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The federal government is divided into three branches, each with a different set of responsibilities. Consider these responsibilities and the information they produce when starting your research.

  • The Legislative branch makes laws. Information from this branch also includes proposed laws, hearings and other documents included in the law-making process.
  • The Executive branch regulates how the laws should be enforced. This branch, through its various agencies, also publishes a variety of reports, consumer information, maps, statistics, etc.
  • The Judicial branch determines the constitutionality of the laws and questions the fairness and interpretation in their enforcement. This includes the federal system, including the Supreme Court.

Publications From Governments, International Organizations, and NGOs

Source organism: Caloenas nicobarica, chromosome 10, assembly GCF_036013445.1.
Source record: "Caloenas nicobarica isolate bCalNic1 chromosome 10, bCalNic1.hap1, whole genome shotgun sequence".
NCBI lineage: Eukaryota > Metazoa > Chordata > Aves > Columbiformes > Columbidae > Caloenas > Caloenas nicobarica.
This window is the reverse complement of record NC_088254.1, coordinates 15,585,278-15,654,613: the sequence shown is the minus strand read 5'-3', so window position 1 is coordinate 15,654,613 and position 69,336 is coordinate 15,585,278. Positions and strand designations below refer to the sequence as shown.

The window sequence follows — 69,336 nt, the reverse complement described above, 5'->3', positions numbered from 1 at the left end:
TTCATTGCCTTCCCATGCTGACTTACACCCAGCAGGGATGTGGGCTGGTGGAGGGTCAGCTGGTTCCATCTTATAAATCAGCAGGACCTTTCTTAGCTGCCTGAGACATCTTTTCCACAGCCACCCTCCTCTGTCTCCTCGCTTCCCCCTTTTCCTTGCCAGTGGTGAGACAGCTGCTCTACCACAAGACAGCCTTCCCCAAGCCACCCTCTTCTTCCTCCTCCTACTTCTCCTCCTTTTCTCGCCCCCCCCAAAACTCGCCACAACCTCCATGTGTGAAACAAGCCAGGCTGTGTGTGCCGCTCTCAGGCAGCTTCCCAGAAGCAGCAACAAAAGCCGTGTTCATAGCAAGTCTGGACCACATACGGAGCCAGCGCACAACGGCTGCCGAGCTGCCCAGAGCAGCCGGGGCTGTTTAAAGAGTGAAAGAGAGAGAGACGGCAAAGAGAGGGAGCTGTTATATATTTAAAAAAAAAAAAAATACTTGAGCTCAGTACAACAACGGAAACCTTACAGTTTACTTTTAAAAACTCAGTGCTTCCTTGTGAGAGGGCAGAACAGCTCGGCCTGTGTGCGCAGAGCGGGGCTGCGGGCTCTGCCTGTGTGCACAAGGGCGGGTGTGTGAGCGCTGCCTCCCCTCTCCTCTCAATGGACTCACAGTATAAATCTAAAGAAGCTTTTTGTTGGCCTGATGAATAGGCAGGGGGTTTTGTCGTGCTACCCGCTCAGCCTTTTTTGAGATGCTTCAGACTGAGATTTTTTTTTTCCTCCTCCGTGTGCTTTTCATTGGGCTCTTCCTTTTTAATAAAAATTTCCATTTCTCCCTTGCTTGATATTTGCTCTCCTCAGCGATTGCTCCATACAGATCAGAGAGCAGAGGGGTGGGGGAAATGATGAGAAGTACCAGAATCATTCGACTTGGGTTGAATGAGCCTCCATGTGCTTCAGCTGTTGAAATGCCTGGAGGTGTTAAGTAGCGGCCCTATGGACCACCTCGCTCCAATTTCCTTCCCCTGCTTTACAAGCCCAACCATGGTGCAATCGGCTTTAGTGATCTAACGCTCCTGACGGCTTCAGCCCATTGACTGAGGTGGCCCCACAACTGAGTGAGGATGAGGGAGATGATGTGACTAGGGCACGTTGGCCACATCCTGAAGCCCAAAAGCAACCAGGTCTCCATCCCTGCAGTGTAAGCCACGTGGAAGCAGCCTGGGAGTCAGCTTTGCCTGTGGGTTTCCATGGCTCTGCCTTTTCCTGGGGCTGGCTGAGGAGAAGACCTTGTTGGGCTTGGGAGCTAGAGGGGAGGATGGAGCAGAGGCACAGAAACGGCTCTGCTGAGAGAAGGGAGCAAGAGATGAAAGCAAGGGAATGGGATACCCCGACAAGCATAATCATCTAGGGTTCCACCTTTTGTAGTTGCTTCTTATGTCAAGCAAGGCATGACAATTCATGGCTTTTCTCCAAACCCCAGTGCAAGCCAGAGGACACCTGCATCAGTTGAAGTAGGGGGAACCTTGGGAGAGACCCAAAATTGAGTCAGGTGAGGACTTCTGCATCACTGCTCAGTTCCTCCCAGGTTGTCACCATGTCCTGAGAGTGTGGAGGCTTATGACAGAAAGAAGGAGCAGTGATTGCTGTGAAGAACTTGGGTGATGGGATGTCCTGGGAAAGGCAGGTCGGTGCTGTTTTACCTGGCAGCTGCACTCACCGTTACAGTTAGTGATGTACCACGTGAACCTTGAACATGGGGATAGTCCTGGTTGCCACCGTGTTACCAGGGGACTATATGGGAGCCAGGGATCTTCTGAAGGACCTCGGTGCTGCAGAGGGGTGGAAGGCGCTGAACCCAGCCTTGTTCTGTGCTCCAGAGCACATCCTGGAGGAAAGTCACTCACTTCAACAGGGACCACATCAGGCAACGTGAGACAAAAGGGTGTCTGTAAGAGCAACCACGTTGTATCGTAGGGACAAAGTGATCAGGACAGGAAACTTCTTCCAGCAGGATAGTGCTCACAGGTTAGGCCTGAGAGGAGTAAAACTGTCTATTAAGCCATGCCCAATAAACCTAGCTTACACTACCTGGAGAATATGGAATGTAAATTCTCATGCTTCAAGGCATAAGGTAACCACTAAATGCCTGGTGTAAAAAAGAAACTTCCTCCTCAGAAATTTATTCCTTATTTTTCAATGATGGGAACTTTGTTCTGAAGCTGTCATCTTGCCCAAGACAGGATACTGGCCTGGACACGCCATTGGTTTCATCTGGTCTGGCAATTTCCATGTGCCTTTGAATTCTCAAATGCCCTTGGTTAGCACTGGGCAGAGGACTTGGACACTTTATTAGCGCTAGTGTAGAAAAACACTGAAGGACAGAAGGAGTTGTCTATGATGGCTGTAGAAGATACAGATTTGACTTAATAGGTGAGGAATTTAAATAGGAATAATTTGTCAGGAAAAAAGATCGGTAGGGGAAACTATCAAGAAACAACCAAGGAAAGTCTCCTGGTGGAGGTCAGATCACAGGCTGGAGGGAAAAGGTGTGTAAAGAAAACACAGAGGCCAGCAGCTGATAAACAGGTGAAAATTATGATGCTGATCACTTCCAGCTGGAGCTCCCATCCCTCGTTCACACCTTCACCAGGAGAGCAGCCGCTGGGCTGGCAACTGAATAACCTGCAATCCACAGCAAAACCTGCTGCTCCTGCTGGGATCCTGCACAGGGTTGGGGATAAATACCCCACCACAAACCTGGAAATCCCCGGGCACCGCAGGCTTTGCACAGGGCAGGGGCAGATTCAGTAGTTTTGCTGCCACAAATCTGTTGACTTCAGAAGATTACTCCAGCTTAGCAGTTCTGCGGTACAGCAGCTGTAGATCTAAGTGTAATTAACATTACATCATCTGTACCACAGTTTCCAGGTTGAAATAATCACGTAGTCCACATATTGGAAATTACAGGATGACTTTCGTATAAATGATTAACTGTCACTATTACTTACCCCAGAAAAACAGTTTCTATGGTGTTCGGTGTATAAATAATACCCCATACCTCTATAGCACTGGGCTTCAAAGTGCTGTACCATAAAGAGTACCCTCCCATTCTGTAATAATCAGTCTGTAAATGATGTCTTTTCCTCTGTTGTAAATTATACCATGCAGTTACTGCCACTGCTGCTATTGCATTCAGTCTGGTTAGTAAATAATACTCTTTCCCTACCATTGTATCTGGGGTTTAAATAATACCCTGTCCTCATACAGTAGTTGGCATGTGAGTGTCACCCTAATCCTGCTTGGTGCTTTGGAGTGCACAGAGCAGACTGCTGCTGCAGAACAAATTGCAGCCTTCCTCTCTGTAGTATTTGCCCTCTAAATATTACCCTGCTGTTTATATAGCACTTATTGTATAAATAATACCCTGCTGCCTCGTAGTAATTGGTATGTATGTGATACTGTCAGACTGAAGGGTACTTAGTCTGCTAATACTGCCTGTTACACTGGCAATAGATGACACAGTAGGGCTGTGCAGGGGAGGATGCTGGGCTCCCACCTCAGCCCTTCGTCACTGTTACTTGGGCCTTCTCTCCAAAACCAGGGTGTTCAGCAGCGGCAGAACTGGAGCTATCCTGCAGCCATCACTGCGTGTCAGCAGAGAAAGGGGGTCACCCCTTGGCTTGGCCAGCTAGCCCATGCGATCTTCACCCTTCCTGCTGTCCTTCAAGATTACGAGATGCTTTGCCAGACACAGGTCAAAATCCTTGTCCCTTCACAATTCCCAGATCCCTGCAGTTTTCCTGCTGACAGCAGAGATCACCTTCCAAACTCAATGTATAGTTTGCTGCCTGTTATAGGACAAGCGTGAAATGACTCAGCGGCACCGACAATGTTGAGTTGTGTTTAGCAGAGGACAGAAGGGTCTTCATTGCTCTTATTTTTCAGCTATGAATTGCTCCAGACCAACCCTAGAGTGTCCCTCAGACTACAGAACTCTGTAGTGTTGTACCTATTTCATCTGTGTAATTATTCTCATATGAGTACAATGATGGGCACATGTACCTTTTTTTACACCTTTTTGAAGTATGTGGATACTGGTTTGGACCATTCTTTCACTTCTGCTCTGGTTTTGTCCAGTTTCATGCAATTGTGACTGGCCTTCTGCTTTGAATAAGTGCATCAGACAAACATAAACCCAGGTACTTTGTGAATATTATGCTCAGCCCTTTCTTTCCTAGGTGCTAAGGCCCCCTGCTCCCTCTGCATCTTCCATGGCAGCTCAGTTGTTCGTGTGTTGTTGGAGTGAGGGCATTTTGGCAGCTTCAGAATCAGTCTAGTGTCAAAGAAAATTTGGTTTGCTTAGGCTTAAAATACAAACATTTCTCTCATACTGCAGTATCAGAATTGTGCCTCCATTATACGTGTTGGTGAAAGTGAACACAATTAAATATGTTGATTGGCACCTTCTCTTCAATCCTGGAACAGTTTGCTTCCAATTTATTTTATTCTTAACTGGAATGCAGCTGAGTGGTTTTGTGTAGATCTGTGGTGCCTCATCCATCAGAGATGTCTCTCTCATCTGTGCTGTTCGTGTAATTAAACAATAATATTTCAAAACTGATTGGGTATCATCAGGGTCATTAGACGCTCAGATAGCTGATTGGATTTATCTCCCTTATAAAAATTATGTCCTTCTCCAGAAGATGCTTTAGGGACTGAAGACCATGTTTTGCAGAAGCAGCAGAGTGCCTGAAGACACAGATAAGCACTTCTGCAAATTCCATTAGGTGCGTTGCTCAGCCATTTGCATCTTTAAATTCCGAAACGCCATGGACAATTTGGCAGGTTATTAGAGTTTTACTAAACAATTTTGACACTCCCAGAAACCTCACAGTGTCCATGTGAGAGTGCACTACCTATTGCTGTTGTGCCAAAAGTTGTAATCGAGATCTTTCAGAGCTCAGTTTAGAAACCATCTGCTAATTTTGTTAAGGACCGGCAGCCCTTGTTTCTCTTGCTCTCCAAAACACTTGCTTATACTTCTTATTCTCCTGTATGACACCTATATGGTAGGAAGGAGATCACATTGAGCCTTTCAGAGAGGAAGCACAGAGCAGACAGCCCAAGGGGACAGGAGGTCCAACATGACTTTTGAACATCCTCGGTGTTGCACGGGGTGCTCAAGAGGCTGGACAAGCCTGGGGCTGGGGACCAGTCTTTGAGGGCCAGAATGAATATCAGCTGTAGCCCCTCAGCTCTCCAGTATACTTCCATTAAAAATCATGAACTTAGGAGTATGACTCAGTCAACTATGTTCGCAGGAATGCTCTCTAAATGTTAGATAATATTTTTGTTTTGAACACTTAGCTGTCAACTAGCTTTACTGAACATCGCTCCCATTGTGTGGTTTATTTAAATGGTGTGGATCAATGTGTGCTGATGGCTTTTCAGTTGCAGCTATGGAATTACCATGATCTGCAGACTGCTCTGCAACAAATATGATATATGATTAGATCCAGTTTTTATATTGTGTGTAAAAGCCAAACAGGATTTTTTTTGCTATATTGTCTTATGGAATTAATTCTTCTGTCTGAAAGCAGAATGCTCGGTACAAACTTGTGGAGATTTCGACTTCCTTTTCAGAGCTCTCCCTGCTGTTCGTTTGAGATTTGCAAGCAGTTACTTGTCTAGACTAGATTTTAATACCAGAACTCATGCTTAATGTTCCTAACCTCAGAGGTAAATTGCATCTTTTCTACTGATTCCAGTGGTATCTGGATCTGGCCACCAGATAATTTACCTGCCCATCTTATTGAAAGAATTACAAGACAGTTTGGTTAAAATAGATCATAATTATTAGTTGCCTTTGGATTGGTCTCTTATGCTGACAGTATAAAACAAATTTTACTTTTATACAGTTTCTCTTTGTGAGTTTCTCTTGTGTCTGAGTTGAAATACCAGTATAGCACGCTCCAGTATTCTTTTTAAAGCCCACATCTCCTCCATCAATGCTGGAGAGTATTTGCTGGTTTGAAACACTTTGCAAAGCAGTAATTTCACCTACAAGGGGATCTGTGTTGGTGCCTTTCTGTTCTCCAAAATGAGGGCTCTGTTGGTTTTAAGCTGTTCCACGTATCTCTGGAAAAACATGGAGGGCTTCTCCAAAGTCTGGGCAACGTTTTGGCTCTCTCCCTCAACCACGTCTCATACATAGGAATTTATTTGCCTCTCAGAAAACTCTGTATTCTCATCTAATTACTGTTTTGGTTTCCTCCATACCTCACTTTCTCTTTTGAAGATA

Government Documents


  • With a few exceptions, government publications and research cover virtually any subject.


  • Many electronic government publications come with authentication seals and are considered to be reliable sources of information.


  • Much government information, such as hearings, court cases, diplomatic papers, is considered primary source material.


  • Most government information is freely available to the public. As taxpayers, you've already paid for it! In addition, there are not copyright restrictions on government information.

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